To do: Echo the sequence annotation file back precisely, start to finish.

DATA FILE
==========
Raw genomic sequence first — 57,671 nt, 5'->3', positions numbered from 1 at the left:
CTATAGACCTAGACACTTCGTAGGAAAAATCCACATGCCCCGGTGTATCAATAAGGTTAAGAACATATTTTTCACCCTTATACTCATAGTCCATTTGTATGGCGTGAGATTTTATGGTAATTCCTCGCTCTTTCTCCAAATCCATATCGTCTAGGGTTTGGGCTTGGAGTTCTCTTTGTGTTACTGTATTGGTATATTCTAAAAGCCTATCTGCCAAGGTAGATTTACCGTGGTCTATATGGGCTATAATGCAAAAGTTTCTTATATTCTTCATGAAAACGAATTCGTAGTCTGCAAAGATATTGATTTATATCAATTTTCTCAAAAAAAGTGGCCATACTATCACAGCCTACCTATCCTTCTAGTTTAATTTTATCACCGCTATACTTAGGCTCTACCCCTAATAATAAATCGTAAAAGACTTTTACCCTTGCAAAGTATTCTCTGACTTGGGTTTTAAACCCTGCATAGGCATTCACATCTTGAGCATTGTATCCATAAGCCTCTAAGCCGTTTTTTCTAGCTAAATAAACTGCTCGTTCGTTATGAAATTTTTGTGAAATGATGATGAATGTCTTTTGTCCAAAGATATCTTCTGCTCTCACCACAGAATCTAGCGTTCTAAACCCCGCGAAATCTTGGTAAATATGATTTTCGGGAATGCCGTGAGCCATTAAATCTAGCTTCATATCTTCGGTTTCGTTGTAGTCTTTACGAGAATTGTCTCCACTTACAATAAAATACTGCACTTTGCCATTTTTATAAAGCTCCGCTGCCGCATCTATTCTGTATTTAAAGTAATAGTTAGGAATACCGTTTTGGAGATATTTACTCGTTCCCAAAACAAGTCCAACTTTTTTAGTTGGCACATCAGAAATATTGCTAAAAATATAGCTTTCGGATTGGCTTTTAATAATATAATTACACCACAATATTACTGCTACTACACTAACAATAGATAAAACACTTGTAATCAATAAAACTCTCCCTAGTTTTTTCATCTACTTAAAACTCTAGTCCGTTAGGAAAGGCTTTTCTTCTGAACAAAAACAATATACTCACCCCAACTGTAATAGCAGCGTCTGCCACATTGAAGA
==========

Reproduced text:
Raw genomic sequence first — 57,671 nt, 5'->3', positions numbered from 1 at the left:
CTATAGACCTAGACACTTCGTAGGAAAAATCCACATGCCCCGGTGTATCAATAAGGTTAAGAACATATTTTTCACCCTTATACTCATAGTCCATTTGTATGGCGTGAGATTTTATGGTAATTCCTCGCTCTTTCTCCAAATCCATATCGTCTAGGGTTTGGGCTTGGAGTTCTCTTTGTGTTACTGTATTGGTATATTCTAAAAGCCTATCTGCCAAGGTAGATTTACCGTGGTCTATATGGGCTATAATGCAAAAGTTTCTTATATTCTTCATGAAAACGAATTCGTAGTCTGCAAAGATATTGATTTATATCAATTTTCTCAAAAAAAGTGGCCATACTATCACAGCCTACCTATCCTTCTAGTTTAATTTTATCACCGCTATACTTAGGCTCTACCCCTAATAATAAATCGTAAAAGACTTTTACCCTTGCAAAGTATTCTCTGACTTGGGTTTTAAACCCTGCATAGGCATTCACATCTTGAGCATTGTATCCATAAGCCTCTAAGCCGTTTTTTCTAGCTAAATAAACTGCTCGTTCGTTATGAAATTTTTGTGAAATGATGATGAATGTCTTTTGTCCAAAGATATCTTCTGCTCTCACCACAGAATCTAGCGTTCTAAACCCCGCGAAATCTTGGTAAATATGATTTTCGGGAATGCCGTGAGCCATTAAATCTAGCTTCATATCTTCGGTTTCGTTGTAGTCTTTACGAGAATTGTCTCCACTTACAATAAAATACTGCACTTTGCCATTTTTATAAAGCTCCGCTGCCGCATCTATTCTGTATTTAAAGTAATAGTTAGGAATACCGTTTTGGAGATATTTACTCGTTCCCAAAACAAGTCCAACTTTTTTAGTTGGCACATCAGAAATATTGCTAAAAATATAGCTTTCGGATTGGCTTTTAATAATATAATTACACCACAATATTACTGCTACTACACTAACAATAGATAAAACACTTGTAATCAATAAAACTCTCCCTAGTTTTTTCATCTACTTAAAACTCTAGTCCGTTAGGAAAGGCTTTTCTTCTGAACAAAAACAATATACTCACCCCAACTGTAATAGCAGCGTCTGCCACATTGAAGA